Presurgical Psychological Screening (PPS) is all about better understanding patients to improve their surgical outcomes. Surgeries can be technically successful – that is, the underlying medical condition is corrected – yet patients can be left without improvement in their symptoms. In the extreme, patients’ conditions may worsen; physical problems may be exacerbated or arise anew, cognitive difficulties or emotional distress may increase, and/or addiction to narcotics might occur because of post-operative pain.
Assessing Patient Compliance
PPS is a risk-assessment procedure through which Dr. Kauder offers opinions / predictions about the extent to which psychological factors may influence surgery results. High levels of emotional distress, substance abuse, personality disorders, and degree of willingness to comply with medical regimes, are among the psychological factors that research shows to strongly influence a patient’s surgical outcome.
Through PPS, Dr. Kauder makes recommendations about whether – for a particular patient – it appears most appropriate to operate or implant a device, delay those procedures until after other interventions are implemented, or avoid those procedures altogether. Through PPS evaluations, Dr. Kauder can provide treatment suggestions to both the referring medical clinician and the patient-candidate.
Reducing Medical Practice Risk
In addition to helping physicians to obtain good results and to avoid negative surgical consequences, PPS can reduce the likelihood of medical-malpractice litigation. Physicians who refer for PPS demonstrate that they have been cautious in decision making, not simply proceeding with operations unaware of psychological concerns that may affect their patients’ surgical responses.
Identifying potential challenges to patient compliance with treatment regimens is very important for fostering good outcomes with bariatric surgery. Through presurgical psychological screening evaluations, Dr. Kauder can recommend means to improve the likelihood of bariatric surgery patients’ treatment adherence to pre- and postsurgical regimens.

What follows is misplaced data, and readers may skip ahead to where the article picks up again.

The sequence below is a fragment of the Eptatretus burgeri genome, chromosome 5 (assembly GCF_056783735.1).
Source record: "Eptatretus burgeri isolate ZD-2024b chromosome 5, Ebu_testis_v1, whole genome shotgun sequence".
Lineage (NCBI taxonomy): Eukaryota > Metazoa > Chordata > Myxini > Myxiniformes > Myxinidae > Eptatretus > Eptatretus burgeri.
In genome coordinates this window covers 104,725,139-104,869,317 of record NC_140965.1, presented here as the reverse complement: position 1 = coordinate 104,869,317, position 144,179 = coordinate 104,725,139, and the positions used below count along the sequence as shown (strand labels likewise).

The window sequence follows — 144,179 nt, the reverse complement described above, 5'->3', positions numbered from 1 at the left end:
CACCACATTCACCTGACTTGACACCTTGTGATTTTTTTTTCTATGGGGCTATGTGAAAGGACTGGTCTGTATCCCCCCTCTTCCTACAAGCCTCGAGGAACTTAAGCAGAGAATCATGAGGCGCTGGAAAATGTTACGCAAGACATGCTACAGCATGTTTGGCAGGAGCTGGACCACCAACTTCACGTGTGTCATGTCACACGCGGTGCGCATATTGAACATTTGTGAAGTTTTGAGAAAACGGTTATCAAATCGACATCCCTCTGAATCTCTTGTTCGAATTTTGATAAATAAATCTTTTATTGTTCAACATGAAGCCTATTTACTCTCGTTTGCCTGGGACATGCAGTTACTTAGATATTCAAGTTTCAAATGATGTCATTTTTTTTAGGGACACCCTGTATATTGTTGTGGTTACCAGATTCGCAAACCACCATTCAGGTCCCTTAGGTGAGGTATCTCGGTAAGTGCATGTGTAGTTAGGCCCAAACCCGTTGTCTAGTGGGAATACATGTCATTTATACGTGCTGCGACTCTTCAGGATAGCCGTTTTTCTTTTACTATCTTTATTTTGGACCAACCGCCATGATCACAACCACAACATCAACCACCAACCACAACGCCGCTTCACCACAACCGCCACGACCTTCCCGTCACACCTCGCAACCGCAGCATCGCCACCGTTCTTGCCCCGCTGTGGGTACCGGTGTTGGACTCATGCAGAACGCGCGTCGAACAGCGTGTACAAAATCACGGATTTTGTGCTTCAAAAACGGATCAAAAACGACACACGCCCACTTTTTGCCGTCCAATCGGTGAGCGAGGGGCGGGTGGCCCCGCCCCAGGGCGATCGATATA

Deep Brain Stimulation (DBS) for Parkinson’s Disease
During the past decade, deep brain stimulation (DBS) for Parkinson’s disease (PD) has evolved from a last-resort treatment for advanced / medication-resistant PD to an increasingly accepted surgical option to alleviate motor symptoms. Current research indicates that between 10% and 15% of PD patients are appropriate candidates for DBS. Presurgical psychological screening evaluations can clarify many important considerations, such as the degree to which PD-related depression, executive-functioning impairment, or other neuropsychological factors might impact DBS-candidates’ presurgical and postsurgical status.
Implantable Devices: Spinal Cord Stimulators & Pain Pumps
Pain control through use of implantable devices such as spinal cord stimulator (SCS) and intrathecal pain pumps is commonplace. Empirical research investigating the psychological characteristics associated with implantable-device-outcomes is rapidly growing and promises to be quite fruitful. Pre-implantation psychological screening evaluations for this patient population can identify problematic emotional reactions, maladaptive thinking and behavior, as well as social problems that contribute to pain and disability.
Reconstructive & Cosmetic Surgeries
Research data indicate the rate of suicide among women with breast implants to be 2 to 3 times higher than that in the general population. Outcomes can be greatly enhanced for reconstructive and cosmetic surgery populations when presurgical psychological screening is completed. Figuring out whether a patient’s motivation for surgery is primarily external – that is, expecting changes in the response of others – rather than internal, is a prime focus.
With spine-surgery candidates – in addition to the assessment of their distress levels, substance abuse history, etc. – an assessment of response to, and interpretation of, pain sensations can be critically examined. With the addition of these variables, presurgical psychological screening can markedly enhance prediction of the response a given patient is likely to have to spine surgery.